Glasgow University's course in accounting and business ethics

March 9, 2001

Final-year students on Glasgow University's course in accounting and business ethics were given practical experience of crime not paying when they were put on remand and locked up in Barlinnie, Scotland's toughest prison. The course is the brainchild of lecturer Ken McPhail, who believes ethical issues should be a compulsory part of accountancy degrees.

'The Barlinnie visit will certainly act as a deterrent [to crime] now that the students have seen the reality,' he said, revealing that one prisoner the students saw was an accountant jailed for 18 months for fraud. 'I want to get ethics in accounting opened up as a public debate because it affects all areas of our lives, from determining how much money health departments get to the design of our cars'

You've reached your article limit.

Register to continue

Registration is free and only takes a moment. Once registered you can read a total of 3 articles each month, plus:

  • Sign up for the editor's highlights
  • Receive World University Rankings news first
  • Get job alerts, shortlist jobs and save job searches
  • Participate in reader discussions and post comments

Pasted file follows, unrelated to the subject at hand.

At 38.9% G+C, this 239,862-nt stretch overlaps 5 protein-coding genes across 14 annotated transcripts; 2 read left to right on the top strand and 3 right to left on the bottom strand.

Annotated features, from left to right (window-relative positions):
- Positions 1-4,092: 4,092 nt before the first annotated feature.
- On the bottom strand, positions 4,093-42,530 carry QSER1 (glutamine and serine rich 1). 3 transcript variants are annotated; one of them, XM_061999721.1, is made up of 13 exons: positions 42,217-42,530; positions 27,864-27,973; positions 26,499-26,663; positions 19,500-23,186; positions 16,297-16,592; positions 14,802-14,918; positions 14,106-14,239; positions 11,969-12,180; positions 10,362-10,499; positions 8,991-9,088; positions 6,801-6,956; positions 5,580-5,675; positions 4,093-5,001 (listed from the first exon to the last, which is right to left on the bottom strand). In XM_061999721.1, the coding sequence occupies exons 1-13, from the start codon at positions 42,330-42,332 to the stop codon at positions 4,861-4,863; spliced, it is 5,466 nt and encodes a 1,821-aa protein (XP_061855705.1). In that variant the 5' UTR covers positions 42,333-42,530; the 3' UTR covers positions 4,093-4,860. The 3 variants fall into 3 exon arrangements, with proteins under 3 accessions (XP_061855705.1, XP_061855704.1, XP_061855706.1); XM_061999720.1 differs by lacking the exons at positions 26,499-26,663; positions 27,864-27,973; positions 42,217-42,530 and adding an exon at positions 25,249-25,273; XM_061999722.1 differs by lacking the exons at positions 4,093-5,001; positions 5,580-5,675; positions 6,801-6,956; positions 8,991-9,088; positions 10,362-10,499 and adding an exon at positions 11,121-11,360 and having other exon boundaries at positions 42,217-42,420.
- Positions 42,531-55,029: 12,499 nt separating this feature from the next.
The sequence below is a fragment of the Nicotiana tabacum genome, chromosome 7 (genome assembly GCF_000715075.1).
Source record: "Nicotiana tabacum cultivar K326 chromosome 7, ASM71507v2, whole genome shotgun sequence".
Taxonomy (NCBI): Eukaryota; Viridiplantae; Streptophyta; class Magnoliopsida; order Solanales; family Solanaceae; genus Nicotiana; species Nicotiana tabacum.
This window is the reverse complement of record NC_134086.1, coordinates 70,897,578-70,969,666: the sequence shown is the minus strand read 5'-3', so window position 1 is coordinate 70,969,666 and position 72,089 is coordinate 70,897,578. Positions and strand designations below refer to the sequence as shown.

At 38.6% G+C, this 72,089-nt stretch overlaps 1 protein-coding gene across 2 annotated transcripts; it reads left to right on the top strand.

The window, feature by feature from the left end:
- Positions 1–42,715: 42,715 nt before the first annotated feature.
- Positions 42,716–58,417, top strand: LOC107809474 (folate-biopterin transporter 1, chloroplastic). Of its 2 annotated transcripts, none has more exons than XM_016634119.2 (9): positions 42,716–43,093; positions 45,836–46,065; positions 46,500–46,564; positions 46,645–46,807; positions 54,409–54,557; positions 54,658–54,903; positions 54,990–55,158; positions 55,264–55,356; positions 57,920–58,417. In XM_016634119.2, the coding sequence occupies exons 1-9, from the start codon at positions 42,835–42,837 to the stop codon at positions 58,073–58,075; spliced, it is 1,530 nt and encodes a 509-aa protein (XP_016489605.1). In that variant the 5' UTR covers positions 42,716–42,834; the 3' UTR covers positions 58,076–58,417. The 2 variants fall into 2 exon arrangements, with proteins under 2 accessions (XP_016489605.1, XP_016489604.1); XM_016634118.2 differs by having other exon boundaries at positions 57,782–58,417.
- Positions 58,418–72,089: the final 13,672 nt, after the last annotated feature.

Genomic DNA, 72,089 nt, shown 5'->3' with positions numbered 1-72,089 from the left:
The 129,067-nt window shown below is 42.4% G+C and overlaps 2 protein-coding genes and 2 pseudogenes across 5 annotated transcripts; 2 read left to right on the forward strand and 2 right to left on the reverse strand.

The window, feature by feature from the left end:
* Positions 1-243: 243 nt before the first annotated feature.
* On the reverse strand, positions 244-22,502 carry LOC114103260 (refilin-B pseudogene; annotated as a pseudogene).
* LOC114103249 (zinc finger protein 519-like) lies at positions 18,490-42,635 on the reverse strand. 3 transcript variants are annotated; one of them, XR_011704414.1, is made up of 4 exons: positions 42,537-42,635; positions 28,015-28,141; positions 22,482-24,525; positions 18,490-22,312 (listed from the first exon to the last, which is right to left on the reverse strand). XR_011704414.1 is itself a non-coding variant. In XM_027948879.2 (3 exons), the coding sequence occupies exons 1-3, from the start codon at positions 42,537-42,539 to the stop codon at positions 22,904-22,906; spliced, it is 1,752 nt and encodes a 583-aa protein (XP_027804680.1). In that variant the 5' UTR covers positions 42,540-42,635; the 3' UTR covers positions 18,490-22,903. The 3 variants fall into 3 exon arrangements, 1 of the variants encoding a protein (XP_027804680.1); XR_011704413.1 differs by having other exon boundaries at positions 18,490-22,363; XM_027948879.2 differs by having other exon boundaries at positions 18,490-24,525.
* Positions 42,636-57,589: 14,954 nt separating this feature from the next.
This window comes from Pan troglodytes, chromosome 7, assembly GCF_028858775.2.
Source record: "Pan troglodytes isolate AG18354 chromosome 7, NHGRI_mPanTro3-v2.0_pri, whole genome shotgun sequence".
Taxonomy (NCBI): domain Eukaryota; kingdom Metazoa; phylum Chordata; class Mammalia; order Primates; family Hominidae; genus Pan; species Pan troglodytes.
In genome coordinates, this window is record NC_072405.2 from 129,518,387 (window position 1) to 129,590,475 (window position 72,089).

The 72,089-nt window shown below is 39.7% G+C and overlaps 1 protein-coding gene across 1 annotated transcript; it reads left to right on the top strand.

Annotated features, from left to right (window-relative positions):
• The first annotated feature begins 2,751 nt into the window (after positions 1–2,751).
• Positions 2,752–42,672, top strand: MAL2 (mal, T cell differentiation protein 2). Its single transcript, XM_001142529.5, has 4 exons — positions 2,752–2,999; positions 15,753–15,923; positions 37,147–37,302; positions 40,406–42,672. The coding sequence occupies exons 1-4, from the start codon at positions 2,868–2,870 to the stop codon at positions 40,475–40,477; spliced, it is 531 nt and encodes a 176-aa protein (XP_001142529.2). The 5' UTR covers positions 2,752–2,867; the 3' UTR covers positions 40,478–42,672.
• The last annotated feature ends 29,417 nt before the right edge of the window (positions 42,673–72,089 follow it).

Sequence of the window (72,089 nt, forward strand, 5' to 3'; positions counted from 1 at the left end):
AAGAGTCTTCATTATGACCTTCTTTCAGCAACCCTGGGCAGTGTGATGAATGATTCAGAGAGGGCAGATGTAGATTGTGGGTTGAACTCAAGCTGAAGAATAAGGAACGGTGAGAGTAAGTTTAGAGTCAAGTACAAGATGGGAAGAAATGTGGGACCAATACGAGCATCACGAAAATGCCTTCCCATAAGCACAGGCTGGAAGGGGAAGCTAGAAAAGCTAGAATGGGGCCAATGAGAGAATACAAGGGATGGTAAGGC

Register

Have your say

Log in or register to post comments

Most Commented

James Fryer illustration (27 July 2017)

It is not Luddism to be cautious about destroying an academic publishing industry that has served us well, says Marilyn Deegan

Jeffrey Beall, associate professor and librarian at the University of Colorado Denver

Creator of controversial predatory journals blacklist says some peers are failing to warn of dangers of disreputable publishers

Kayaker and jet skiiers

Nazima Kadir’s social circle reveals a range of alternative careers for would-be scholars, and often with better rewards than academia

Hand squeezing stress ball
Working 55 hours per week, the loss of research periods, slashed pensions, increased bureaucracy, tiny budgets and declining standards have finally forced Michael Edwards out
hole in ground

‘Drastic action’ required to fix multibillion-pound shortfall in Universities Superannuation Scheme, expert warns